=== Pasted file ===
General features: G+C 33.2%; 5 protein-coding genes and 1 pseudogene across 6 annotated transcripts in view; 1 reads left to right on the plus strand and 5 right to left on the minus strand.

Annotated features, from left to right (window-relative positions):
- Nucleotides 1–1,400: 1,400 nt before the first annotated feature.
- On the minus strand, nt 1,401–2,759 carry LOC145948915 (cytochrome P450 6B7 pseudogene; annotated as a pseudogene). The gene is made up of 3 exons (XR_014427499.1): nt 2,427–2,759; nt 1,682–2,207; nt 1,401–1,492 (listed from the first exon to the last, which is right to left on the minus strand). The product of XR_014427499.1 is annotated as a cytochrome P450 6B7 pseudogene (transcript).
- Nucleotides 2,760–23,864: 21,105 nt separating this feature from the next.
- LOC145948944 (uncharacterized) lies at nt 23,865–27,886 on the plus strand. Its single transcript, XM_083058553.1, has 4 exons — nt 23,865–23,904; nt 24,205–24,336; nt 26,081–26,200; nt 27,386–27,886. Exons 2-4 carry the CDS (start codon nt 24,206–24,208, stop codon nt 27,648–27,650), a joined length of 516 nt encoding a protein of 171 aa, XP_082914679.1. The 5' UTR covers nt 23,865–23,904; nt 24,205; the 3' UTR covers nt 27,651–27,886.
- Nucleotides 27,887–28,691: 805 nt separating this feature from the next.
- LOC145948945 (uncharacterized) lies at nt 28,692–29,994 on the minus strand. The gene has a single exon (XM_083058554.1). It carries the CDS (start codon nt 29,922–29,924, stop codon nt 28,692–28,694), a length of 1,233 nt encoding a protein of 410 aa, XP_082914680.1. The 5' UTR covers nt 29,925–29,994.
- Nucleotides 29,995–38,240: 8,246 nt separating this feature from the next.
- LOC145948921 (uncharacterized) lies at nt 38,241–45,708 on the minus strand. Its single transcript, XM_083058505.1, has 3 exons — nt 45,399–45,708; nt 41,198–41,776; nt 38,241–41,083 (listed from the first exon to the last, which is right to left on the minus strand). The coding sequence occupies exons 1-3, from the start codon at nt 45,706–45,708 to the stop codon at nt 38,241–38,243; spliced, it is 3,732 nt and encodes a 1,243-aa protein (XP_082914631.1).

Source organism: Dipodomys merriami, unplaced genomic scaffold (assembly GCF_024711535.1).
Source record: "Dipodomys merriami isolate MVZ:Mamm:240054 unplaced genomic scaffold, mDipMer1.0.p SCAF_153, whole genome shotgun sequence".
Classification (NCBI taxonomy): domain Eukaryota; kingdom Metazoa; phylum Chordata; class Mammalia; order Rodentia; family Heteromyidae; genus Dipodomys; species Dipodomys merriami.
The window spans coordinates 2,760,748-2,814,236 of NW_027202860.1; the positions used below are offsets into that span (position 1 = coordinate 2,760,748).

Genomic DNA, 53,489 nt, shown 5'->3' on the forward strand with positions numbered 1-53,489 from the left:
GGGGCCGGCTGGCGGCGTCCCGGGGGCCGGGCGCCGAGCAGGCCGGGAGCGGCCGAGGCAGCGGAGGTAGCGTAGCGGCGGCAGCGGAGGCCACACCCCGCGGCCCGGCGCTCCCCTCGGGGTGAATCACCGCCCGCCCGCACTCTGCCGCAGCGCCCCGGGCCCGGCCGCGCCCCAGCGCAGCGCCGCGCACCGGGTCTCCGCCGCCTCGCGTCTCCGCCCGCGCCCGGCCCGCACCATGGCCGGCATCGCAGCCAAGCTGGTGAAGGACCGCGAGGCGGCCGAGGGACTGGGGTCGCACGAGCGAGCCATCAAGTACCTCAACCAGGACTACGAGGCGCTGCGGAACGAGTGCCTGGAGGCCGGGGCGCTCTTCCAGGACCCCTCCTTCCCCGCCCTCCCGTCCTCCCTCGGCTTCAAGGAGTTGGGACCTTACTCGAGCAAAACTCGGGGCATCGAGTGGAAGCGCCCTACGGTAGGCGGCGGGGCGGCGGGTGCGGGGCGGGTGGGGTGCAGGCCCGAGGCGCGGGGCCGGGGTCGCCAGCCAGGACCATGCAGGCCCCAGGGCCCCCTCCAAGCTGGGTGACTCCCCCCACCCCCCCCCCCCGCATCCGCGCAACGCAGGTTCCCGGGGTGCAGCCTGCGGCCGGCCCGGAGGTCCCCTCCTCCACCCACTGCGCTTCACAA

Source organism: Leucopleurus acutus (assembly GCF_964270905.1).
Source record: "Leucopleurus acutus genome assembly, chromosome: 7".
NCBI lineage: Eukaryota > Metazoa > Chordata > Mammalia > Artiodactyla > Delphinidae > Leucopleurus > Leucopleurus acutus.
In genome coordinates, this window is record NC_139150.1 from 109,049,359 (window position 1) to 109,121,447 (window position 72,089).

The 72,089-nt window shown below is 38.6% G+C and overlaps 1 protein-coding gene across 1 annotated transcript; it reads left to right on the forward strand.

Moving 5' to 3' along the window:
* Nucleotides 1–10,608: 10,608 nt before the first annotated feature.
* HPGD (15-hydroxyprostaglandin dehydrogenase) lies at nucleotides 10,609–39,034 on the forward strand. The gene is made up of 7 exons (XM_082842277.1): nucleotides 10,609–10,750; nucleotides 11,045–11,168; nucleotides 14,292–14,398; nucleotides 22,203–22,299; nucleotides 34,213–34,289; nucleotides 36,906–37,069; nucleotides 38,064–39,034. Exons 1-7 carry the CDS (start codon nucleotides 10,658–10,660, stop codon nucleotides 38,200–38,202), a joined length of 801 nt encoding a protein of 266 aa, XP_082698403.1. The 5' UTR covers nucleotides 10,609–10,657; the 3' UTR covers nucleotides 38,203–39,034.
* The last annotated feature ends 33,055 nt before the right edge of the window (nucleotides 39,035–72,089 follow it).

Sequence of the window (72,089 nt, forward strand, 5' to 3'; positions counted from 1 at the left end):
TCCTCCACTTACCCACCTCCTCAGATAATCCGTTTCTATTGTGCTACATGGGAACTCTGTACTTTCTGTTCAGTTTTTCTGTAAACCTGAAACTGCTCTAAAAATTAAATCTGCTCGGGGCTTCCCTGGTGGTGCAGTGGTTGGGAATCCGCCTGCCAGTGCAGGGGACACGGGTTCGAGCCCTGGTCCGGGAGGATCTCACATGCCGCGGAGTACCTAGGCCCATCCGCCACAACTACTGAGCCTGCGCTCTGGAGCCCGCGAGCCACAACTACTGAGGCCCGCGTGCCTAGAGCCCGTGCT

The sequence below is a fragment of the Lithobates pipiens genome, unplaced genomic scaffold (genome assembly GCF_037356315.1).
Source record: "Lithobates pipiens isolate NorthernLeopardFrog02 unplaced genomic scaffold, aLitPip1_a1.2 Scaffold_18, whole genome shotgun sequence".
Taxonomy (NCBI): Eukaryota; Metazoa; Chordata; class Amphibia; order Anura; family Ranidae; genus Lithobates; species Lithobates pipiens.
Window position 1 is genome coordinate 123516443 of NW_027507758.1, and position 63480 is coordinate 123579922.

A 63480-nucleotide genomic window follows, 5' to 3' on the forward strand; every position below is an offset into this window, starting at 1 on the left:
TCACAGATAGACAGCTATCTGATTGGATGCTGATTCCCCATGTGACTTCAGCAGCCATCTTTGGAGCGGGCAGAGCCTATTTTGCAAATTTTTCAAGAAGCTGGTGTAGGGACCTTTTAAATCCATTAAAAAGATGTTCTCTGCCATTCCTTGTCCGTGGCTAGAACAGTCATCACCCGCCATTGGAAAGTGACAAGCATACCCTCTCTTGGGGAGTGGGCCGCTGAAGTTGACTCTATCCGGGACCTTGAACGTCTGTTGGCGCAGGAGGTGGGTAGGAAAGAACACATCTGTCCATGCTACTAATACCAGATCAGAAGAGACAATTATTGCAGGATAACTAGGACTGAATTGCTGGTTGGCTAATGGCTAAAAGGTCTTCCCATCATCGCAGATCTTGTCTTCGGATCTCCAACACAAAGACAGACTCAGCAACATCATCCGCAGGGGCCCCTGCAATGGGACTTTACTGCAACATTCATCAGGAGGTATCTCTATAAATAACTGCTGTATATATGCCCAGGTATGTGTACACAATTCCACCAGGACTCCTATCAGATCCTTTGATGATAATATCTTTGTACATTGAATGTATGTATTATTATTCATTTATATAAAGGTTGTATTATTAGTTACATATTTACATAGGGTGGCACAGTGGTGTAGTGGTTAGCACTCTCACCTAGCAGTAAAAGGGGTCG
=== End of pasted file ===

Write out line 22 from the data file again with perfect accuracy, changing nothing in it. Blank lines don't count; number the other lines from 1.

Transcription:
Moving 5' to 3' along the window: